[Haskell-cafe] Re: Hugsvs GHC (again)was: Re: Somerandomnewbiequestions

Glynn Clements glynn at gclements.plus.com
Thu Jan 20 15:52:02 EST 2005

Keean Schupke wrote:

> Why is disk a special case?

With "slow" streams, where there may be an indefinite delay before the
data is available, you can use non-blocking I/O, asynchronous I/O,
select(), poll() etc to determine if the data is available.

If it is, reading the data is essentially just copying from kernel
memory to userspace.

If it isn't, the program can do something else while it's waiting for
the data to arrive.

With files or block devices, the data is always deemed to be
"available", even if the data isn't in physical memory. Calling read()
in such a situation will block until the data has been read into

> I have never heard that all processes
> under linux wait for a disk read... The kernel most certainly does
> not busy wait for disks to respond, so the only alternative is that
> the process that needs to wait (and only that process) is put to
> sleep. In which case a second thread would be unaffected.

Correct. The point is that maximising CPU utilisation requires the use
of multiple kernel threads; select/poll or non-blocking/asynchronous
I/O won't suffice.

> Linux does not busy wait in the Kernel! (don't forget the kernel
> does read-ahead, so it could be that read really does return
> 'immediately' and without any delay apart from at the end of file -
> In which case asynchronous IO just slows you down with extra context
> switches).

It doesn't busy wait; it suspends the process/thread, then schedules
some other runnable process/thread. The original thread remains
suspended until the data has been transferred into physical memory.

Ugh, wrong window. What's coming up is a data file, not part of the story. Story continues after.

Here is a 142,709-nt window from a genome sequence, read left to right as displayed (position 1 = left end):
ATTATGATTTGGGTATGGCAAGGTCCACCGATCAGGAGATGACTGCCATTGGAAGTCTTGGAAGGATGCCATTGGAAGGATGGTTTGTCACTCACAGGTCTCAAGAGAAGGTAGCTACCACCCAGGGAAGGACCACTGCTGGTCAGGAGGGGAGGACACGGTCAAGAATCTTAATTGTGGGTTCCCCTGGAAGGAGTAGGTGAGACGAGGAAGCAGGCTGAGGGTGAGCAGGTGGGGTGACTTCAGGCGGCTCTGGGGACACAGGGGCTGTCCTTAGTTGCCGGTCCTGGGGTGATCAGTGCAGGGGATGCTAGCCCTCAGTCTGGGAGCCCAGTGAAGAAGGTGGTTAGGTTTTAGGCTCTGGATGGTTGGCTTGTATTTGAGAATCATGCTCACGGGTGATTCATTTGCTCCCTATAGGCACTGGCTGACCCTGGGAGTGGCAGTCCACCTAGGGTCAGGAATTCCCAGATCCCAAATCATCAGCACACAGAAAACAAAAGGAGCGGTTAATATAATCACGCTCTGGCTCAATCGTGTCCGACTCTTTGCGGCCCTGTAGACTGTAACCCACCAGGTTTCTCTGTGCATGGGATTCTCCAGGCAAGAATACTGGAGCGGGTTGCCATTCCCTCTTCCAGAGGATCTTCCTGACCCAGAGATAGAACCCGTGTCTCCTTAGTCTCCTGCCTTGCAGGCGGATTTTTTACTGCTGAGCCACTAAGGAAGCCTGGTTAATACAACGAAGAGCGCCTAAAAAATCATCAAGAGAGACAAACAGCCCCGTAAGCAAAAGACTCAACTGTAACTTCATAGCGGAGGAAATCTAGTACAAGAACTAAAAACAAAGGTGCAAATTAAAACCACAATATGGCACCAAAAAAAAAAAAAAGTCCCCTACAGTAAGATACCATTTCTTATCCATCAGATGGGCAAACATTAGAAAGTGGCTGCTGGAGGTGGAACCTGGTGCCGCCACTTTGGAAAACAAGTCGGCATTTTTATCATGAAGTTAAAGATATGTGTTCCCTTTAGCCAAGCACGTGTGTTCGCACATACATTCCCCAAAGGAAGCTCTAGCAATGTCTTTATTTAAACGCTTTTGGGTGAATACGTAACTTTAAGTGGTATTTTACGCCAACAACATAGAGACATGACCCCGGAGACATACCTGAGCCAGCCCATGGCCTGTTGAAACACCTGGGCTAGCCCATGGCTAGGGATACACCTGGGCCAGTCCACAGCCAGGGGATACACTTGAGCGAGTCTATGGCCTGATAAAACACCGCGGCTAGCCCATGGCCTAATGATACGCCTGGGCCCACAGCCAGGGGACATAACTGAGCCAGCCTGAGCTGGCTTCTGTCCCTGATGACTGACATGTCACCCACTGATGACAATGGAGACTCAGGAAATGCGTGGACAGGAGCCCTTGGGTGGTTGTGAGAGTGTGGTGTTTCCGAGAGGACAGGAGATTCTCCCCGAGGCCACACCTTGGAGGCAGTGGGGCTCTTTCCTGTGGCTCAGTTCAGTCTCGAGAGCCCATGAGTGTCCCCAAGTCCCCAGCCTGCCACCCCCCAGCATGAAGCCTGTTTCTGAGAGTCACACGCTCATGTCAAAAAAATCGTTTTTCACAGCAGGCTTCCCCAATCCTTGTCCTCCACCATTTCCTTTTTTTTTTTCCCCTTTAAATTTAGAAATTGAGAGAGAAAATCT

Reading data from a descriptor essentially falls into three cases:

1. The data is in physical RAM. read() copies the data to the supplied
user-space buffer then returns control to the caller.

2. The data isn't in physical RAM, but is available with only a finite
delay (i.e. time taken to read from block device or network

3. The data isn't in physical RAM, and may take an indefinite amount
of time to arrive (e.g. from a socket, pipe, terminal etc).

The central issue is that the Unix API doesn't distinguish between
cases 1 and 2 when it comes to non-blocking I/O, asynchronous I/O,
select/poll etc. [OTOH, NT overlapped I/O and certain Unix extensions
do distinguish these cases, i.e. data is only "available" when it's in
physical RAM.]

If you read from a non-blocking descriptor, and case 2 applies, read()
will block while the data is read from disk then return the data; it
won't return -1 with errno set to EAGAIN, as would happen with case 3. 

If you want to be able to utilise the CPU while waiting for disk I/O
to occur, you have to use multiple kernel threads, with one thread for
each pending I/O operation, plus another one for computations (or
another one for each CPU if you want to obtain the full benefit of
an SMP system).

Even then, you still have to allow for the fact that user-space
"memory" is subject to swapping and demand-paging.

Glynn Clements <glynn at gclements.plus.com>

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